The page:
As the cannabis industry continues to emerge, brand differentiation is critical for new and existing operators.
And this year, the cannabis industry saw differentiation in products and how they are marketed, as well as a focus on consumer education.
Cannabis Business Times spoke with Laurie Parfitt, CEO of LKP Impact Consulting, a fractional CMO firm, to discuss the top cannabis marketing trends that emerged in 2022 and the opportunities they provide businesses.
1. Increased emphasis on product differentiation.
Parfitt says the industry is starting to see companies focus on how they can differentiate themselves in the edibles space by creating different forms of delivery methods.
“So instead of just doing the traditional gummy, now they’re looking at other methods of delivery that are still discrete and along the lines of an edible, but really create a differentiating point for them in the marketplace,” she says.
For example, while chewables have become a classic form of edibles within the industry, companies are starting to segue into other delivery methods, such as cooking and baking oils, savory snacks, beverages, mints and hard candies, sublinguals (listerine strips) and more.
Specifically, cannabis-infused beverages exploded in popularity this year, and the market is poised for growth, Parfitt says.
According to a Cannabis Beverages Global Market report, the U.S. cannabis beverage market is anticipated to reach $2.7 billion by 2027.
“When we think about beverages, if you look at growth and investment, it’s really a rising star,” Parfitt says. “It’s a high investment, high growth area. … We’ve seen a proliferation of beverages across the country, and we’re starting to see it as a major consumption method going forward.”
The market share of beverages has increased by nearly 40% in the U.S. and Canada since January 2021, according to a report released Nov. 18 from cannabis data company Headset, titled “Cannabis Beverages: Examining category performance & trends.” Over the same period, the Canadian cannabis beverage market saw a 300% increase in brands, while the U.S. saw a 65% increase in brands.“At the end of the day, if you want to be truly successful going forward and really give consumers a reason to buy your product, you have to have a true product differentiation, otherwise it all becomes commoditized,” she says.
2. Increased focus on microdosing.
“We’re starting to see an interest in microdosing and lower dose options,” Parfitt says. “It used to all be about high THC, … but the highest THC might not be effective for you.”
For example, Parfit referred to the 1906 edibles brand, which focuses on low-dose, fast-acting THC and CBD edible products. The company mainly uses a 1:1 ratio for its products (2.5 mg of THC and 2.5 mg of CBD).
“Microdosing allows the consumer to enter the cannabis space gradually,” she says. “You could take four pills and get 10 milligrams [of THC], … or two and a half [milligrams of THC] might be enough for you.”
Moreover, the Headset report found that high-dose products (25mg – 1000mg of THC) account for over 33% of all U.S. beverage sales for the first ten months of 22, while 100mg packages made up 22% of total sales and low dose options (less than 6mg of THC) also made up over 22%.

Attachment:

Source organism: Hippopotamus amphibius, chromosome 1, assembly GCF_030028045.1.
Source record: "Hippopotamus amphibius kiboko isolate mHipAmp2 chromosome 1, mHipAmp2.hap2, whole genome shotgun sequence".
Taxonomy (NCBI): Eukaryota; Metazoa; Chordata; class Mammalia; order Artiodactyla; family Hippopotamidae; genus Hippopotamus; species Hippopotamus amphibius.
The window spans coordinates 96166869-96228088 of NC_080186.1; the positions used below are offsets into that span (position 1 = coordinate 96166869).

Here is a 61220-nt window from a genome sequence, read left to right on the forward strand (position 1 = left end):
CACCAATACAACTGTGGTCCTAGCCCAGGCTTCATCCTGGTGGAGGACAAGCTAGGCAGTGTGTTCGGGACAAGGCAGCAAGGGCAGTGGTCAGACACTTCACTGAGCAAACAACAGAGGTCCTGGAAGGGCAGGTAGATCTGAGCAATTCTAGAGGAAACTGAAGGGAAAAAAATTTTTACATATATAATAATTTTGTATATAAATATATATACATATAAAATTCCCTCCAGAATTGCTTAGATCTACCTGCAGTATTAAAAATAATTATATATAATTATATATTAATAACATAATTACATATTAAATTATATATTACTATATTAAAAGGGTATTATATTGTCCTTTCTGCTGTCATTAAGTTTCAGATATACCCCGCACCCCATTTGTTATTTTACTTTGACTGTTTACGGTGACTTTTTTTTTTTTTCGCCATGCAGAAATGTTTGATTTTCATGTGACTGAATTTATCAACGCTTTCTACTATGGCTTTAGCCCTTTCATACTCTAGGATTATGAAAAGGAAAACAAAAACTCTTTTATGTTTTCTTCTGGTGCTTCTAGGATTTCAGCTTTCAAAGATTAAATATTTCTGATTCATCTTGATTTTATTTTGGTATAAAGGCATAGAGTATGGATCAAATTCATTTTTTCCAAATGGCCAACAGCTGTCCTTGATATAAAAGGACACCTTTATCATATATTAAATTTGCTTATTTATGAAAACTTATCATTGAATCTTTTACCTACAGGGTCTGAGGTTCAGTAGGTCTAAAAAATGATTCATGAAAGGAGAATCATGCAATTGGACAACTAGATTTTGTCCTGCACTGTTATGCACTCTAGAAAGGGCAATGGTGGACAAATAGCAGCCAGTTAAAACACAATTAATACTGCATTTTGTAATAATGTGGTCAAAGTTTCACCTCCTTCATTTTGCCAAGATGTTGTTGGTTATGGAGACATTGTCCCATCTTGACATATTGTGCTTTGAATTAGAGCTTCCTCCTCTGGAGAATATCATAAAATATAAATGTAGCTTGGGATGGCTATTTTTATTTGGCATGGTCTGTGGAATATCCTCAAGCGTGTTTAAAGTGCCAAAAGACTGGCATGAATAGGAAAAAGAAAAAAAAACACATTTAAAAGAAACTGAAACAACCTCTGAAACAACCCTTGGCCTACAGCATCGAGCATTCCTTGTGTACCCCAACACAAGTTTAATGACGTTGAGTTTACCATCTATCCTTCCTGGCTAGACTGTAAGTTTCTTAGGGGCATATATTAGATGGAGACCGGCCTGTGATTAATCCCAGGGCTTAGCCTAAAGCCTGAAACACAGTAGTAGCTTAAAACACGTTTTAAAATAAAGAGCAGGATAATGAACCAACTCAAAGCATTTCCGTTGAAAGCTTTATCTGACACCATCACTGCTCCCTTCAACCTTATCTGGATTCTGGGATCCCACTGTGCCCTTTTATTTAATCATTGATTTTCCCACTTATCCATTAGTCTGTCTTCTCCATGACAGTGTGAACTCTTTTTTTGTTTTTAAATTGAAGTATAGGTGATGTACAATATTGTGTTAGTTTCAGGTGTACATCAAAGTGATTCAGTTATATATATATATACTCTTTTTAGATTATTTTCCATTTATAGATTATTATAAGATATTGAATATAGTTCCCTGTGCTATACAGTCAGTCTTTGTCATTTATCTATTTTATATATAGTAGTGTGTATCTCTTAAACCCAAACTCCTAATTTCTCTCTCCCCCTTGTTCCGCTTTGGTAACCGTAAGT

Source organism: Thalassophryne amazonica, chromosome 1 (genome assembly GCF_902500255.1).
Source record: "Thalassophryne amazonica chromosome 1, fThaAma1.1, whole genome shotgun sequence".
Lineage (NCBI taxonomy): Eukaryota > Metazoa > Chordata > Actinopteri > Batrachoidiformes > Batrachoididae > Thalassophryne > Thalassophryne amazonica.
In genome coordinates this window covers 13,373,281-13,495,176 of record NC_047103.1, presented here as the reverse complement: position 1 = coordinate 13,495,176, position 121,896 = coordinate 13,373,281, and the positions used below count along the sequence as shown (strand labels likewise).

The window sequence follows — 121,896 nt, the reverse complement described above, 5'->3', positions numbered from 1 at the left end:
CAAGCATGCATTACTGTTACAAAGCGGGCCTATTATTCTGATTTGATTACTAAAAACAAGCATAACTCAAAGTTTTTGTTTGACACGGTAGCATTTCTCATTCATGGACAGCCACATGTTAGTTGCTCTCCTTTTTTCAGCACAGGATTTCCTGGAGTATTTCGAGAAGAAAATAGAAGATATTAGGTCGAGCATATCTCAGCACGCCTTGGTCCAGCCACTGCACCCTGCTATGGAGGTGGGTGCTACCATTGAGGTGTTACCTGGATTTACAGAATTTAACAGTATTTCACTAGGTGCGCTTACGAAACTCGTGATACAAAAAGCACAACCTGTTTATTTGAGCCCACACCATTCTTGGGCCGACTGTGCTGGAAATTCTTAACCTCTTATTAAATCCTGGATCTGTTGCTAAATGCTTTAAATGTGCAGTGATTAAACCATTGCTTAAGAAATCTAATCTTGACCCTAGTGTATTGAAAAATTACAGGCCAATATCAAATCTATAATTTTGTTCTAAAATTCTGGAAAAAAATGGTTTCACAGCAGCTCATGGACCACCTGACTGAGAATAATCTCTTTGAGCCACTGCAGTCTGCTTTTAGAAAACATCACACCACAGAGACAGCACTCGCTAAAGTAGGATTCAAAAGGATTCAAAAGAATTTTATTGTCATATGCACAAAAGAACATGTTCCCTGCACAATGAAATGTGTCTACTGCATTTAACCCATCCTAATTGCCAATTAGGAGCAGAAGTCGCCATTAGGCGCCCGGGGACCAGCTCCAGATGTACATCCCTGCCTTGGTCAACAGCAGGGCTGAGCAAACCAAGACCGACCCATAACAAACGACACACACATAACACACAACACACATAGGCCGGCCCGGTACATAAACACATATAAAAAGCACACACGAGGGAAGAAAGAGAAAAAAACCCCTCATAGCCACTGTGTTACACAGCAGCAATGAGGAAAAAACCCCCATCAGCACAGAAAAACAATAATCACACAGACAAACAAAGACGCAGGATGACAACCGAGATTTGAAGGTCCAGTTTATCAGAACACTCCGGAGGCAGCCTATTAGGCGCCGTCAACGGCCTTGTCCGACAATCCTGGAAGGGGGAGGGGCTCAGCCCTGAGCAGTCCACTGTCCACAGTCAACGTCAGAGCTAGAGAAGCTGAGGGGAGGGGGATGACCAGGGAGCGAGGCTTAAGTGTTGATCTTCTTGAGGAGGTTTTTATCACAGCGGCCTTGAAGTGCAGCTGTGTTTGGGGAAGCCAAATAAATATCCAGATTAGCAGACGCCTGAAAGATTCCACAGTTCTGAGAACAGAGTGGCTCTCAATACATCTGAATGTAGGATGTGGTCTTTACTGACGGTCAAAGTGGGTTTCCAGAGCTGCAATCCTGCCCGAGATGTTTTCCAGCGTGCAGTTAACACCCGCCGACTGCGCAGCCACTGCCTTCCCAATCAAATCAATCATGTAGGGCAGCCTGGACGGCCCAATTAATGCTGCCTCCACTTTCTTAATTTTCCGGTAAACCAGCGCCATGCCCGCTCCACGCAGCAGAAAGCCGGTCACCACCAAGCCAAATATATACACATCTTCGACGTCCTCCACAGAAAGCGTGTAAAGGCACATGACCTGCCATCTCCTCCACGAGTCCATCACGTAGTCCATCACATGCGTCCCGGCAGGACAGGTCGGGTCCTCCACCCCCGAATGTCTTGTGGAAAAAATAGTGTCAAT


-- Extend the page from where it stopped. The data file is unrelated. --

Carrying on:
3. Companies utilizing occasion-based marketing.
“The other thing we saw more of in 2022 is occasion-based marketing, and I think we’re going to see more of it than 2023,” Parfitt says.
Occasion-based marketing is when a business uses occasions, events, or holidays to market its brand to its target audience, according to Voxco. Parfitt referred to Miss Grass, a THC and CBD flower company, which uses occasion-based marketing to target consumers.
For example, the company markets its Miss Grass pre-roll series based on moods and events. The orange Miss Grass is marketed as “fast times,” best for “bloom and play,” while the blue Miss Grass marketed as “quiet times,” best “anchor and restore.” The series consists of two additional products.
“Consumers in general, when they’re coming into the industry, [typically] don’t know when they should use cannabis, why they should use cannabis, and how they should use cannabis,” she says. “Telling consumers when, how, and why they should use products is incredibly important for them. It’s taking them through that consumer path to purchase.
“A lot of consumers will go up to a budtender and say, ‘I want an edible for XYZ, or I want a beverage.’ What the budtender needs to do, is they need to step back, and they should say, ‘Okay, that’s awesome. So, tell me, what brings you in? What are you trying to solve?’”
4. Educating consumers on terpenes and how they work.
Marketers started to capitalize on terpenes more in 2022, focusing on what they are and how they work, Parfitt says.
“Indica. Sativa. Hybrid. Those really gave people a framework for how they should buy cannabis,” Parfitt says. “‘So, if I want to feel happy, I’m going to go sativa. If I want to relax, I’m going to go indica. If I want something in between, I’m going to go hybrid.’”
“Now we’re starting to see what are the key terpenes that work for you in your system? … Even in 2019, I started to see people start talking about it, but in 2022, I actually started to see brands really interact with it and say, ‘It’s not about indica or hybrid; it’s about how those terpene profiles interact with your endocannabinoid system.’”
Parfitt referenced premium vape company Nuvata, as the brand includes the terpene profiles in each product on the product packaging, with a word to describe how it makes an individual feel.
“We’re going to see terpenes really proliferate in 2023,” she says.
Parfitt says she anticipates these trends, as well as several other, to continue to emerge in 2023.
This is part one of a two-part series. CBT spoke with Parfitt to see what cannabis marketing trends she anticipates will light up in 2023.